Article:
Preoperative briefings (sometimes called “huddles”) and postoperative debriefings are tools we have strongly recommended since we first began talking about the TeamSTEPPS™ training program back in 2007 (see our our May 22, 2007 Patient Safety Tip of the Week “More on TeamSTEPPS™” and our March 2009 What’s New in the Patient Safety World column “Surgical Team Training”). Briefings and debriefings are also core components of many of the crew resource management programs such as the VA’s Medical Team Training Program (see our January 11, 2011 Patient Safety Tip of the Week “NPSA (UK) ‘How to Guide’: Five Steps to Safer Surgery”).
Basically, in the debriefings you are asking “What went well?”, “What didn’t go well?” and “What could we do better next time?”. As above, you’ll often identify the need to fix broken equipment or ensure the availability of appropriate backup instruments. Sometimes it’s something simple like tray set-ups or equipment set-ups that interfered with the surgeon’s movements during the procedure.
Checklists have been utilized more often for the preoperative briefings or huddles. We previously noted a study by Lingard et al (Lingard 2008) that used a checklist to structure short team briefings and documented reduction in the number of communication failures. Another group (Paull 2010) demonstrated that implementation of preoperative checklist-driven briefings was associated with increased compliance with antibiotic prophylaxis and DVT prophylaxis.
Checklists that are too complicated are not good. We do have a tendency to add too many things to the checklists. Generally you should keep checklists to fewer than 10 items. Checklists should also be reviewed and revised as needed. Items that are not providing useful information can be deleted. Our December 9, 2008 Patient Safety Tip of the Week “Huddles in Healthcare” discussed an article by Nundy and colleagues at Johns Hopkins (Nundy 2008). They used a very simple format for pre-operative briefings that led to a 31% reduction in unexpected delays in the OR and a 19% reduction in communication breakdowns that lead to delays. The tool they used was simple and consisted of 5 key items:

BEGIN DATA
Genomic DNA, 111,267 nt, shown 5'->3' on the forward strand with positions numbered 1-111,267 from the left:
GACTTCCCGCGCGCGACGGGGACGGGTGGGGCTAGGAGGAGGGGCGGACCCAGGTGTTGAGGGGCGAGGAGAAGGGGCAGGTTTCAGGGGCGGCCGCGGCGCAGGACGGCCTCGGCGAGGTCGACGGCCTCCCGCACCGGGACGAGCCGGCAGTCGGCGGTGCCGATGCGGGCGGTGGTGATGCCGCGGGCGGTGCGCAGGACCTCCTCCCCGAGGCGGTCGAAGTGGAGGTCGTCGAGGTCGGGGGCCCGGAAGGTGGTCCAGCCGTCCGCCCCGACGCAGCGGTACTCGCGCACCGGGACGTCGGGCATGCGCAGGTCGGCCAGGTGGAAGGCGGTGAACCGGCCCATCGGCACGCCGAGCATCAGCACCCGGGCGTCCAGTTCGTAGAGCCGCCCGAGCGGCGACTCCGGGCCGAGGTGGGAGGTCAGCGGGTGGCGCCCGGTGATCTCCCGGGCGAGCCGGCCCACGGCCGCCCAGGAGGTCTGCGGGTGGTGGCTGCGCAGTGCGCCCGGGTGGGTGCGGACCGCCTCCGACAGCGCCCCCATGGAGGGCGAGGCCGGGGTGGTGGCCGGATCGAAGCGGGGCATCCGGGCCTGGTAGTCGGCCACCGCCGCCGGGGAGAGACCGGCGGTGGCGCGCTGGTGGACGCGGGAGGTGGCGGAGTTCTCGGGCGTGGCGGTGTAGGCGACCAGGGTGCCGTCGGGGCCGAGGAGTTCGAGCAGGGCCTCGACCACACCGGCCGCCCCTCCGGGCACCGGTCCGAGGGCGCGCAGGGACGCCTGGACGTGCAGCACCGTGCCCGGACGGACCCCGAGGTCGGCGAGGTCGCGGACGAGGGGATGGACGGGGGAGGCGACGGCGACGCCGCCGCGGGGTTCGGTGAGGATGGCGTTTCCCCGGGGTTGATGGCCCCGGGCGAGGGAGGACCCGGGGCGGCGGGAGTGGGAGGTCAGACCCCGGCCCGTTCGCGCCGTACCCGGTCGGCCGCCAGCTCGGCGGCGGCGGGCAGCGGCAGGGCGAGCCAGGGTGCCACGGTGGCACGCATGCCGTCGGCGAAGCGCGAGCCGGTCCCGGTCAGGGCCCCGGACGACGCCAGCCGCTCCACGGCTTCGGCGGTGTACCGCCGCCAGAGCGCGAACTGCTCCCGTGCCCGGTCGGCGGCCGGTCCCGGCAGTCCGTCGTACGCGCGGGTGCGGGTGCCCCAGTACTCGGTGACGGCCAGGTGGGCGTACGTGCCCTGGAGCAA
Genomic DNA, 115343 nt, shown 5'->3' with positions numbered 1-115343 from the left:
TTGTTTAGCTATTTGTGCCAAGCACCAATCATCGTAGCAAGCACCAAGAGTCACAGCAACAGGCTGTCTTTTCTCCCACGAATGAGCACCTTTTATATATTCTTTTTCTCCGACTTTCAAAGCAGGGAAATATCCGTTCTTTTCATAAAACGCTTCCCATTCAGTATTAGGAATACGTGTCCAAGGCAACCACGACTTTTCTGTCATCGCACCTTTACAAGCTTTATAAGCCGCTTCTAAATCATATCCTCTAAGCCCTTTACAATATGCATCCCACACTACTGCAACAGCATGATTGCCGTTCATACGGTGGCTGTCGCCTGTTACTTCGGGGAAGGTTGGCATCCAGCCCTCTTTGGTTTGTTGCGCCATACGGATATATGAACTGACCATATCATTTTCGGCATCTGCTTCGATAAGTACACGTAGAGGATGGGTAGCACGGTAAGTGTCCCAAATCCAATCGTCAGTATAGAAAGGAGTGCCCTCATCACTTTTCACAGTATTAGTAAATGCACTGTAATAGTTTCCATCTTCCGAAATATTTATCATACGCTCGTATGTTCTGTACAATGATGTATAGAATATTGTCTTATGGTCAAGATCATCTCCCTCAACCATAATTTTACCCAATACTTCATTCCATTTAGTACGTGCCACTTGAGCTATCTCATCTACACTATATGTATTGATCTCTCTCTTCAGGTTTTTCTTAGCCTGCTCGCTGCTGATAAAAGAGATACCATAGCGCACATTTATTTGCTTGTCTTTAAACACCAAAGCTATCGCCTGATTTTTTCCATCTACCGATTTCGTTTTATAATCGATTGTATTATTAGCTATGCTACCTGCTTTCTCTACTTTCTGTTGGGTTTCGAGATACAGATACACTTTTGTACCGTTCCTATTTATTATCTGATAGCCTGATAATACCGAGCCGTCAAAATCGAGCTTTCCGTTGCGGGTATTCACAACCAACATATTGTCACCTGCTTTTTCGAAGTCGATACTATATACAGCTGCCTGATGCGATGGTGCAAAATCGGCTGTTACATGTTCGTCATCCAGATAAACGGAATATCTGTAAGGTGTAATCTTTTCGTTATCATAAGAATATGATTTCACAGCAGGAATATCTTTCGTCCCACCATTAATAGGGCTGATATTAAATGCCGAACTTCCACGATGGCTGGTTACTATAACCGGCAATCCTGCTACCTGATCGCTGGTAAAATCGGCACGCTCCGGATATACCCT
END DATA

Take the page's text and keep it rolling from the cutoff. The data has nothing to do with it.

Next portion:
But one of the unsaid messages in the Nundy paper is the KISS (“Keep It Simple, Stupid”) principle. Anticipate things and try to discuss the most serious things that might happen, but don’t make the process so complex and long that team members lose their attention. A typical pre-op huddle or briefing ordinarily takes no more than 3-4 minutes.
Some of the issues that might be discussed in a pre-op briefing/huddle are:
While each checklist should be kept short and simple, you can use “cascading” checklists (akin to the examples used in industry provided by Atul Gawande in his book “The Checklist Manifesto”). The best medical example of the cascading checklist is that for surgical fires. Our January 2011 What’s New in the Patient Safety World column “Surgical Fires Not Just in High-Risk Cases” noted an effort to promote fire safety in the OR (Murphy 2010) in which the San Francisco VA developed a checklist “The Surgical Fire Assessment Protocol”. This checklist/protocol is actually printed on the reverse side of their larger preoperative briefing checklist. It’s a good example of how you can use “cascading” checklists to avoid putting too many items on a single checklist.
Importantly, the mere performance of the briefings and debriefings fosters a sense of belonging to teams, empowerment for all members, and better communication. These lead not only to a culture of safety but they also significantly improve job satisfaction for all involved.
And don’t forget: huddles are not just for the OR! Our December 9, 2008 Patient Safety Tip of the Week “Huddles in Healthcare” also discussed how huddles and briefings can be useful in a variety of healthcare situations, not just the preoperative one.